How many Mormons does it take to baptize a Ugandan?

Parker, Stone make good with uproarious Book of Mormon

Joan Marcus

Be you Christian, Jew, Muslim, Buddhist, Atheist, Sikh, Satanist, Wiccan or Undecided, you’re most likely familiar with the Judeo-Christian creation belief in which the entire universe sprang into existence thanks to God’s diligent efforts over a particularly eventful seven days. Well, on the metaphorical eighth day, Matt Stone, Trey Parker and Robert Lopez brought forth the funniest musical in recent memory, The Book of Mormon. And it was a damn sight better than just “good.”

The Book of Mormon, which garnered nine Tony Awards, numerous Best Musical awards from the likes of the Drama League and the New York Drama Critics Circle, and a Grammy during its initial run on Broadway, opened its first national tour in Denver Aug. 19. For a show this lauded and this anticipated, the fact that Stone and Parker chose to debut the traveling version in Denver speaks volumes about their love of and allegiance to Colorado.

Stone and Parker are the minds behind the hilariously profane, long-running cartoon South Park. Lopez is co-creator of another Broadway behemoth, Avenue Q, that brought Sesame Street-style puppets into the raunchy, real world. Is it any wonder, then, that The Book of Mormon is — from cover to cover, so to speak — an over-the-top laugh fest that joyfully embraces non-politically correct humor at every turn?

More surprising than its equal-opportunity irreverence is that The Book of Mormon devoutly celebrates classic, big-budget Broadway musicals in an almost slavish manner. Strip away the AIDS and baby rape jokes and you’re left with the simple story, catchy tunes, crisp choreography (courtesy of Casey Nicholaw and including a tap dance number), bright smiles and happy ending of a Golden Era offering. Stone, Parker and Lopez have written a love letter to the Great White Way. It just happens to be a love letter stuffed to overflowing with four-letter words and fart jokes.

At the beginning of The Book of Mormon, Elder Price (Gavin Creel) and Elder Cunningham (Jared Gertner) are paired up as a team for their missionary assignment in Uganda. Price is a Mormon golden boy expected to do great things, while Cunningham is a misfit with a penchant for creative truth telling. Neither was expecting to be sent to Uganda, but the news hits Price harder. He had his heart set on spreading the Mormon word in sunny Orlando, Fla.

Immediately upon their arrival, the would-be proselytizers discover that the Ugandans have far bigger problems than the white boys from Utah might have imagined. In the show’s most toe-tappingly outlandish and audacious musical number, “Hasa Diga Eebowai,” the Ugandans enumerate their woes, including forced female circumcision, starvation, poverty and the tyranny of a local warlord whose name is too side-splittingly funny to spoil here. I can relate, as a barometer for how badly The Book of Mormon will offend you, that “hasa diga eebowai” translates into “Fuck you, God!”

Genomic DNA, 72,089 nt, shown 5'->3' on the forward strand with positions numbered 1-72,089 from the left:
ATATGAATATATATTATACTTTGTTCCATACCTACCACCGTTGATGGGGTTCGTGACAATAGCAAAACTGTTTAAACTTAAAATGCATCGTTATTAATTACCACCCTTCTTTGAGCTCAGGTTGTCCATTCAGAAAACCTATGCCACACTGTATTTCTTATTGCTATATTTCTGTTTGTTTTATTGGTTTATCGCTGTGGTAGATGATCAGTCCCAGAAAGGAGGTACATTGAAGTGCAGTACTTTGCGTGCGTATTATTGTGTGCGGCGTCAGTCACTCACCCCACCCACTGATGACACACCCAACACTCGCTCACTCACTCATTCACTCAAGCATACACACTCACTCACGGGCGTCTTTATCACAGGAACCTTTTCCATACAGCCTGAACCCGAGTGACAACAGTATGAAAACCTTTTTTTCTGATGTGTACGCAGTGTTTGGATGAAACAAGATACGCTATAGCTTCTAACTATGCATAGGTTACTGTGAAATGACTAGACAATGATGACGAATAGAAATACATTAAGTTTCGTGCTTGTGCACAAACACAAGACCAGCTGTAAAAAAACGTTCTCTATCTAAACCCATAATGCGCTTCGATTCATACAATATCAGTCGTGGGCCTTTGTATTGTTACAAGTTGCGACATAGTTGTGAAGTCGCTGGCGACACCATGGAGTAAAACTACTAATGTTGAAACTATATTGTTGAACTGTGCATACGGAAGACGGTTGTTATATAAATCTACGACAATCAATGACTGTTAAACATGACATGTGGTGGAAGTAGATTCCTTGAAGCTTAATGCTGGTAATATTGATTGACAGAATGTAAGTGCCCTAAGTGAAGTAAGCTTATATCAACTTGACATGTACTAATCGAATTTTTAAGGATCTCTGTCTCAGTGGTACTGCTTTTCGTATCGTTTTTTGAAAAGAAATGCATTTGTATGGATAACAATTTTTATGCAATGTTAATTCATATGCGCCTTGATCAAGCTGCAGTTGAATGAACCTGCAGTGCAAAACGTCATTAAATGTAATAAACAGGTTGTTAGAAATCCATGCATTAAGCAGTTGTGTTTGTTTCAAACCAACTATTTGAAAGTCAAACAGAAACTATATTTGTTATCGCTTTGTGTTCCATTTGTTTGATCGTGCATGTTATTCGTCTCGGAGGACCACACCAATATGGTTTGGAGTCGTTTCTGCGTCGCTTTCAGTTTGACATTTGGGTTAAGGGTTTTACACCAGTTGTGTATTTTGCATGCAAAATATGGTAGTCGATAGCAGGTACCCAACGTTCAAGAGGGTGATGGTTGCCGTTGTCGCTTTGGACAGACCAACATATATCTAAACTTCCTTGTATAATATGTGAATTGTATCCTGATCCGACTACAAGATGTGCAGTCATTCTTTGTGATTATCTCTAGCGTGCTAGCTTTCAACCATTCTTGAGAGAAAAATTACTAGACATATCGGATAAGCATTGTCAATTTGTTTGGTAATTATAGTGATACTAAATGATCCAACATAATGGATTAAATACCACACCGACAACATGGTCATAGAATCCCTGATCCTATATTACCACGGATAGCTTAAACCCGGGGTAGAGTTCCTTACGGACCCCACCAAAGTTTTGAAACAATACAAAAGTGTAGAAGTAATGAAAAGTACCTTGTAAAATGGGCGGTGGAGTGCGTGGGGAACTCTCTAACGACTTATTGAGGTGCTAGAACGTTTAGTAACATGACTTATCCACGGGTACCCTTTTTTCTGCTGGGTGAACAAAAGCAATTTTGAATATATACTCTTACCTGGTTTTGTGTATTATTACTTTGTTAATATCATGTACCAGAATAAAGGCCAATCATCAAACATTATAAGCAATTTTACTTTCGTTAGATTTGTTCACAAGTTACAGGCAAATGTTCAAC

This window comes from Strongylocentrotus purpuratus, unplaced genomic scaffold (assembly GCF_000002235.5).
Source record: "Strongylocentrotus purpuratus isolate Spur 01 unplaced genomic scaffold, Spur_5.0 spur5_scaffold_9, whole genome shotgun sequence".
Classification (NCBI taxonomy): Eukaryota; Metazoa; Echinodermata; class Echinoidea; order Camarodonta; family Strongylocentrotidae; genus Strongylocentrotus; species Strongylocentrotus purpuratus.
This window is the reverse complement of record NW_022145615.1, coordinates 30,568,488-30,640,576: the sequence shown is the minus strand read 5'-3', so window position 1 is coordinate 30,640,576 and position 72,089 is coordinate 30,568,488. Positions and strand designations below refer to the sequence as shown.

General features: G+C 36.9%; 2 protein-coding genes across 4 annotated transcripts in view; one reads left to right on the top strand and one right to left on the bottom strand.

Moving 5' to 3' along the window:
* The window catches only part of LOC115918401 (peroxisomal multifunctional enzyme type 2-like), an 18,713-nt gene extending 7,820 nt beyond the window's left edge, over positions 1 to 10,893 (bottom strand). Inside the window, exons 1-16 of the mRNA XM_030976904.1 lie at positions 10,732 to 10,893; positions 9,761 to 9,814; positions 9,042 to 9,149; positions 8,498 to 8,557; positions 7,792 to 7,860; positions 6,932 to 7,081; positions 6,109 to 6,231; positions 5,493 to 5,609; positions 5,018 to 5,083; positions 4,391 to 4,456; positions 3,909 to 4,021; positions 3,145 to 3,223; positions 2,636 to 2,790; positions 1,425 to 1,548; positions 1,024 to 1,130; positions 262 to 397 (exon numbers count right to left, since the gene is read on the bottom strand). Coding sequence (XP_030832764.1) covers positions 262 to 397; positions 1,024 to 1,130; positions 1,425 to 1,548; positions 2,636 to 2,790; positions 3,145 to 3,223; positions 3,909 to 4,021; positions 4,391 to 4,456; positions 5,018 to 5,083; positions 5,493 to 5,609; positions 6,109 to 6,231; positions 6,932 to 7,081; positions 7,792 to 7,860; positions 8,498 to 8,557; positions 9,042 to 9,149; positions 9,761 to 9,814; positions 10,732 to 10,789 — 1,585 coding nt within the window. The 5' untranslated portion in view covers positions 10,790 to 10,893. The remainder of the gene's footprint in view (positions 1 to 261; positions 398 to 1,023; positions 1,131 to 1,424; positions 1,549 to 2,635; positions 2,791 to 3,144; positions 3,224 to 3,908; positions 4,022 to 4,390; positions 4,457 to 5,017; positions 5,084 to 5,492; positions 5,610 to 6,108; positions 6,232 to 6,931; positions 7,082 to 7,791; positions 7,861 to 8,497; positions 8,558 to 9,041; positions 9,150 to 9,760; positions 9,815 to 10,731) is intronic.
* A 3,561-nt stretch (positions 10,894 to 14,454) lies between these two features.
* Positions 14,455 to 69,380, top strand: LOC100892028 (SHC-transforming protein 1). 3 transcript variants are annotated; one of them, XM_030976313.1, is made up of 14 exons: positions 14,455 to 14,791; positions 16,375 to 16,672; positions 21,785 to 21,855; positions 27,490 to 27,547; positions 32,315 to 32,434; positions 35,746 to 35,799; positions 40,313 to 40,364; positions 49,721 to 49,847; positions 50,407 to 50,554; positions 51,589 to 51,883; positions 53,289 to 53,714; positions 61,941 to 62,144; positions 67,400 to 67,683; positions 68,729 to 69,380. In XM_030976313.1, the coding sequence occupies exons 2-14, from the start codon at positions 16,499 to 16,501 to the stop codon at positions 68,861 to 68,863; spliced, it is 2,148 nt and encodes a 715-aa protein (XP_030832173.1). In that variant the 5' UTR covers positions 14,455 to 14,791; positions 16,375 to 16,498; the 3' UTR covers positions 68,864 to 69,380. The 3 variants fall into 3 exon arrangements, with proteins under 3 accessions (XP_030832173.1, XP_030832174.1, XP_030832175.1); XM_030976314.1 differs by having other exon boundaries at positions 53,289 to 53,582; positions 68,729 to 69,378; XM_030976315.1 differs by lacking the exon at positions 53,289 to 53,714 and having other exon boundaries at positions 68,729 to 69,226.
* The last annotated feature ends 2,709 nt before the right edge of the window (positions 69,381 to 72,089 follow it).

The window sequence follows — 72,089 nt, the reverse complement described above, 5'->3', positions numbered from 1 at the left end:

Despite their Odd Couple dynamic and the utter uselessness of the other missionaries in their group — which is led by Elder McKinley (Grey Henson in, unbelievably, his first professional performance and doing his best to carry on the proud legacy of Stephen Stucker in the Airplane! movies) — Price and Cunningham manage to pique the interest of the locals. Once de facto leader Mafala (Kevin Mambo) and his comely daughter, Nabulungi (Samantha Marie Ware), start asking about Joseph Smith and Salt Lake City, the boys are sure they’ll convert the whole village.

Of course, trouble soon enters paradise. Price’s ego, Cunningham’s lies, the blood lust of the local warlord and an unexpected visit from the BMOC (that’s Big Mormon in Charge) conspire to turn the mission into a total clusterfuck. Will the Mormons convert any new followers? Will the ghost of Joseph Smith, or perhaps Jesus himself, appear to save the day? Will Elder Cunningham ever learn Nabulungi’s name?

It is a testament to the craftsmanship of The Book of Mormon that it makes hamburger out of so many sacred cows yet never feels mean-spirited. Because no topic is safe and no one is innocent, Stone, Parker and Lopez can lampoon everyone without truly offending anyone. And to top that astounding feat off, their creation is possibly the funniest piece of Broadway zaniness I have ever seen. At intermission, the woman in front of me commented that her cheeks were literally hurting from laughing so hard for so long. I guarantee you that there will be a lot of sore cheeks coming out of The Book of Mormon for years to come.